He also wrote that inequalities were part of God's plan for the present, despite his general support for social mobility. Kramnick argues that the scientifically minded Priestley viewed the state as a kind of laboratory where intervention was required to perfect humankind, and so his thought is shot-through with a regard for authority and discipline 11, The principle of association states that ideas are generated from external sensations.

    Complex ideas are made up of simple ideas. These complex ideas are formed through repeated juxtaposition or "association" over time. This means that ideas become united in the mind so that one idea will be invariably followed by the other. Hartley tells us that this principle has not escaped the notice of writers both ancient and modern but that it was John Locke who affixed the word "association" to the theory.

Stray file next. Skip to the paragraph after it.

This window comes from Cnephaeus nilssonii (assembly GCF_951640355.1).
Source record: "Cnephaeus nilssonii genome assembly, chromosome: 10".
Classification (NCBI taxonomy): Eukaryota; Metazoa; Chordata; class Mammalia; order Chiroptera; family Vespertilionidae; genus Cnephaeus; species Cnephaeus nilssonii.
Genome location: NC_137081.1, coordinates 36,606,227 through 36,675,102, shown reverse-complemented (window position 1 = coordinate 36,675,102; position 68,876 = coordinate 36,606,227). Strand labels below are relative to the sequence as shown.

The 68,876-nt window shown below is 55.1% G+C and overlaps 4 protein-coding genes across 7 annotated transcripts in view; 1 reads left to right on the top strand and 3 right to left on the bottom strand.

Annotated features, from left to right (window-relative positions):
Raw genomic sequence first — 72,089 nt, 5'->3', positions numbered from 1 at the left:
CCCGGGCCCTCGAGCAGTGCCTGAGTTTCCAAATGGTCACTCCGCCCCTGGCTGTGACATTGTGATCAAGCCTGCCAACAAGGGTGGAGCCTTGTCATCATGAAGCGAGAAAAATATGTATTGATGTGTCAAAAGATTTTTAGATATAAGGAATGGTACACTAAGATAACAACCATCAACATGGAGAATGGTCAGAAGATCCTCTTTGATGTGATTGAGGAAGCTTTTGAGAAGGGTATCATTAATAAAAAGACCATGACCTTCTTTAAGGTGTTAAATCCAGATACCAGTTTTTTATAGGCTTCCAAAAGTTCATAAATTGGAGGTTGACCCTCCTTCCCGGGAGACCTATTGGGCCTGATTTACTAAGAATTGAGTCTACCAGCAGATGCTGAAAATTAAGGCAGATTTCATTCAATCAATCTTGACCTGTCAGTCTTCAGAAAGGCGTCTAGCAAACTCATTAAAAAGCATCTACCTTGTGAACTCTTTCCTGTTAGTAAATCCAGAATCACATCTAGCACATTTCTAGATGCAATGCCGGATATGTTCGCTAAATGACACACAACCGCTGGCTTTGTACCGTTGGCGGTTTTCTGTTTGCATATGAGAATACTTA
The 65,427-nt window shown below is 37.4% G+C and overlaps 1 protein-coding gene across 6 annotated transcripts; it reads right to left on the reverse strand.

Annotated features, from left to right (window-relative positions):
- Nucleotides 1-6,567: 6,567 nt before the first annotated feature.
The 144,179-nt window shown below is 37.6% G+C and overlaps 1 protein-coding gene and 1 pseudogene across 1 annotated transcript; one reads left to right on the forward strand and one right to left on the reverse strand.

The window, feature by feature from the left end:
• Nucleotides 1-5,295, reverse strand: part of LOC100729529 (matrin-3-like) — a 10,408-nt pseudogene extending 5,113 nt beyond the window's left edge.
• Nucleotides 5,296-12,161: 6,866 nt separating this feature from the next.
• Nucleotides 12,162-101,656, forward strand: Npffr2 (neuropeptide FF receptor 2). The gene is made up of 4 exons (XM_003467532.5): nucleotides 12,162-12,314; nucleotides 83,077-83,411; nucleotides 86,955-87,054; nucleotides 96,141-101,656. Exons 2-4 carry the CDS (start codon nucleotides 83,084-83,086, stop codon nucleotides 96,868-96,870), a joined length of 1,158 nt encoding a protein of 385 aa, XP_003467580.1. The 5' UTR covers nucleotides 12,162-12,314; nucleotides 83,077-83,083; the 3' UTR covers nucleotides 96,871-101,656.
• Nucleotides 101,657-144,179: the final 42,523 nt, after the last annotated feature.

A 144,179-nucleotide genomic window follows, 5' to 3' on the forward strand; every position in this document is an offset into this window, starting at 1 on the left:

Locke had argued that ideas are not innate but derived from experience. In mechanistic terms he explained the ways in which simple ideas become associated in experience and therefore build up complex ideas. Locke had posited a mind blank before experience of sense impressions had made their mark. Hartley picked up this idea and added to it a physiological basis for the associationist theory, an idea that it was vibrations acting on the brain that laid down ideas and that when two vibrations occurred simultaneously over time they become associated in the mind.